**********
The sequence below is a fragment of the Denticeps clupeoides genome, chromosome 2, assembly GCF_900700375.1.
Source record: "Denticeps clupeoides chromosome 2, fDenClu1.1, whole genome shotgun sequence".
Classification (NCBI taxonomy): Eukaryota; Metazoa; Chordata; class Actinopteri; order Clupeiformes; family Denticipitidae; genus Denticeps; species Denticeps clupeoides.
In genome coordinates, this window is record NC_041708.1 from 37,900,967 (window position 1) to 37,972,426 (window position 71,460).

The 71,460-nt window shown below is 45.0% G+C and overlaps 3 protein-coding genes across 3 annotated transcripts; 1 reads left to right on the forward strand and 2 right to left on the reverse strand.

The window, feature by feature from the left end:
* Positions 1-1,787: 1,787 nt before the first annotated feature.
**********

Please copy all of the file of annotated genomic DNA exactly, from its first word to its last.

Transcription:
The sequence below is a fragment of the Denticeps clupeoides genome, chromosome 2, assembly GCF_900700375.1.
Source record: "Denticeps clupeoides chromosome 2, fDenClu1.1, whole genome shotgun sequence".
Classification (NCBI taxonomy): Eukaryota; Metazoa; Chordata; class Actinopteri; order Clupeiformes; family Denticipitidae; genus Denticeps; species Denticeps clupeoides.
In genome coordinates, this window is record NC_041708.1 from 37,900,967 (window position 1) to 37,972,426 (window position 71,460).

The 71,460-nt window shown below is 45.0% G+C and overlaps 3 protein-coding genes across 3 annotated transcripts; 1 reads left to right on the forward strand and 2 right to left on the reverse strand.

The window, feature by feature from the left end:
* Positions 1-1,787: 1,787 nt before the first annotated feature.